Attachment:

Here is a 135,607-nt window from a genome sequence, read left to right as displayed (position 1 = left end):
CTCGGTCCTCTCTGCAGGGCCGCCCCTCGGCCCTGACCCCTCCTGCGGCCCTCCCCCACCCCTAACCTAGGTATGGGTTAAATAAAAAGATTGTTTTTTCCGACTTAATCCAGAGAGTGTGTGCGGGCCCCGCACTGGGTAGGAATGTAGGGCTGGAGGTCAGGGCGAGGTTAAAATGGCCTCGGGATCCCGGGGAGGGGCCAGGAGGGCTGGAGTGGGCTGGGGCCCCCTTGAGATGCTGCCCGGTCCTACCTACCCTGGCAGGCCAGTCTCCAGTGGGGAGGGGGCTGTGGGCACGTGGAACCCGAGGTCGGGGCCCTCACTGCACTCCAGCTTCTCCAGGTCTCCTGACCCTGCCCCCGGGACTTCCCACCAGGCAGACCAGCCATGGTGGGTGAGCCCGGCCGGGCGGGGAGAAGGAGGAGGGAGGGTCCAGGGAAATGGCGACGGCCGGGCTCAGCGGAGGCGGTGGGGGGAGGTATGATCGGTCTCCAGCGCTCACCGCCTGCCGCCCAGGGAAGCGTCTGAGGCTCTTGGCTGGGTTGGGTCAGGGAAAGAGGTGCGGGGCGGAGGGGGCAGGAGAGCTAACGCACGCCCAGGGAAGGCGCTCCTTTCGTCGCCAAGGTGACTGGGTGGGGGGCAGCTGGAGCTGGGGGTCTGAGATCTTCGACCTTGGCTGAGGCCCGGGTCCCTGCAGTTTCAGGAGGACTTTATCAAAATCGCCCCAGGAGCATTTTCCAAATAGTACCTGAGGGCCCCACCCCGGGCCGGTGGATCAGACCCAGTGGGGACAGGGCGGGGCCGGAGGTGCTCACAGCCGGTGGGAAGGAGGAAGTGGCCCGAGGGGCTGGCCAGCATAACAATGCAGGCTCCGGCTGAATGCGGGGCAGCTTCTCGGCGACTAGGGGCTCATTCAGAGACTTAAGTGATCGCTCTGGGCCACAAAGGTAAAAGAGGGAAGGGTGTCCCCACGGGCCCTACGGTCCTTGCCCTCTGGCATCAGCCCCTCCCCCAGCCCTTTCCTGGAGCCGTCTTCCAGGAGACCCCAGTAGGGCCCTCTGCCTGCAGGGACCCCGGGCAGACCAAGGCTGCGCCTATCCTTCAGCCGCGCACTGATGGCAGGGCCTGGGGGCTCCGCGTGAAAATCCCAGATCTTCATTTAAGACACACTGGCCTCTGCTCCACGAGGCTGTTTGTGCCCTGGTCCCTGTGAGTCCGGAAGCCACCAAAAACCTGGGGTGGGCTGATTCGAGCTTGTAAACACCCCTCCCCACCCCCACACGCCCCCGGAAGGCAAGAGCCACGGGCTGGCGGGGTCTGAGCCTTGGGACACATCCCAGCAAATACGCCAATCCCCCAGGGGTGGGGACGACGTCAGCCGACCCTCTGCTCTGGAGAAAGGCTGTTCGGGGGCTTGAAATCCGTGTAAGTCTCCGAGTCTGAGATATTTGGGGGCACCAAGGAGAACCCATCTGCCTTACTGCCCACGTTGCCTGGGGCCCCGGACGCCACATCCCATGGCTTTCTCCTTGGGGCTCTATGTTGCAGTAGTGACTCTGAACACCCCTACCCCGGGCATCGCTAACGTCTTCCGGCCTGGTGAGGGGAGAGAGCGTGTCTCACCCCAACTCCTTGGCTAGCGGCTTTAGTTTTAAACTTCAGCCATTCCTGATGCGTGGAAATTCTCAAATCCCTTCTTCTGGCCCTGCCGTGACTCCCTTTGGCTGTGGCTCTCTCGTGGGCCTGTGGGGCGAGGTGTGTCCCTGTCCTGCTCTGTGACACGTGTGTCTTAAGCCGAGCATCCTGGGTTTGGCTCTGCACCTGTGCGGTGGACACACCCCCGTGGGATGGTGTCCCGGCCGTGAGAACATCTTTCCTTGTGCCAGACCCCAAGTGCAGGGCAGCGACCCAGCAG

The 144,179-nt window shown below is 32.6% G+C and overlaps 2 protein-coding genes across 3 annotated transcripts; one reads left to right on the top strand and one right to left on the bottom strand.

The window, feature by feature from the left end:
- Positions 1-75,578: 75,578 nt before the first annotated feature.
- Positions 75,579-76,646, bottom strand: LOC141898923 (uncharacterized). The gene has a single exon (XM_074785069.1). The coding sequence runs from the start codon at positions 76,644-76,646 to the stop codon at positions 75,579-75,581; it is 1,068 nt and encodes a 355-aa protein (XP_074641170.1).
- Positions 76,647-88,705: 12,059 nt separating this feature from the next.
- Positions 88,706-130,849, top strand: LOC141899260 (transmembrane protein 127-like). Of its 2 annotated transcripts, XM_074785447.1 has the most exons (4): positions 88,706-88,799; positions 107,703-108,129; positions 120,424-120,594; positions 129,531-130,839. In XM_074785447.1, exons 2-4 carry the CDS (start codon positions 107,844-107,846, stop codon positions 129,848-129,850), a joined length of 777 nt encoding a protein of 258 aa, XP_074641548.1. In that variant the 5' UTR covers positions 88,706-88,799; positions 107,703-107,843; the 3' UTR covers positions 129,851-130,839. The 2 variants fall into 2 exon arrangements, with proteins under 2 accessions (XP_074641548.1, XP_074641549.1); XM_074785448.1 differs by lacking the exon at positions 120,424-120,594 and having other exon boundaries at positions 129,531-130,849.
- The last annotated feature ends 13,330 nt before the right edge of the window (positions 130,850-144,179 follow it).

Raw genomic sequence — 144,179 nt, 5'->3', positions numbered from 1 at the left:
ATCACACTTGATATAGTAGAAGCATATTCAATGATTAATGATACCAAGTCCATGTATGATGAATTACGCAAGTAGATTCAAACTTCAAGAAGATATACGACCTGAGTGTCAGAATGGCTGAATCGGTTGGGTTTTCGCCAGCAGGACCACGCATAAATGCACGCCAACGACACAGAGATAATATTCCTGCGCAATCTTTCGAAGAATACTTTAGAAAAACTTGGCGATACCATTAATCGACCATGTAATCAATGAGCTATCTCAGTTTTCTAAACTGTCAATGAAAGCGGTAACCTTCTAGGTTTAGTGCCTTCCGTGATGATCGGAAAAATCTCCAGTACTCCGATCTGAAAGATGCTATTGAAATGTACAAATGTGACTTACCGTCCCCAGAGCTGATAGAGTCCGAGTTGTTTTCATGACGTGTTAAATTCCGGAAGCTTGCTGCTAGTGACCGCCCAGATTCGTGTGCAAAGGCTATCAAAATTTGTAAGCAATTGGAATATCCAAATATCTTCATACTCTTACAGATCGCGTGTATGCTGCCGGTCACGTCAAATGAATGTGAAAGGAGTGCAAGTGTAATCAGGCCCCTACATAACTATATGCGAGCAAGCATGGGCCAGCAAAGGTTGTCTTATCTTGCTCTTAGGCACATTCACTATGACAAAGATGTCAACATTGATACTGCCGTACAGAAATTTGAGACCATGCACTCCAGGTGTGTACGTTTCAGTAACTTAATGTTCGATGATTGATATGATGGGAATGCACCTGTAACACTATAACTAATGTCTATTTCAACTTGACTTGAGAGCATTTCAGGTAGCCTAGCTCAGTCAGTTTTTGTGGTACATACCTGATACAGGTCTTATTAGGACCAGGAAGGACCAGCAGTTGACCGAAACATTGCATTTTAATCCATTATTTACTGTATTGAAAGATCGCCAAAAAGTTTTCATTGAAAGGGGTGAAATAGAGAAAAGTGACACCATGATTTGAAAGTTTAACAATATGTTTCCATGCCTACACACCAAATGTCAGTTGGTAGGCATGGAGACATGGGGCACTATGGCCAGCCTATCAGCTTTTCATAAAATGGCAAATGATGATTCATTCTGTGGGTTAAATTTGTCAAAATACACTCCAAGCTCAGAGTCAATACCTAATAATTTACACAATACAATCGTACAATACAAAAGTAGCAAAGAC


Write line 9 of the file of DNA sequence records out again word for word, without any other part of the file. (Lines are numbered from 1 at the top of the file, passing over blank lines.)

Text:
- The last annotated feature ends 13,330 nt before the right edge of the window (positions 130,850-144,179 follow it).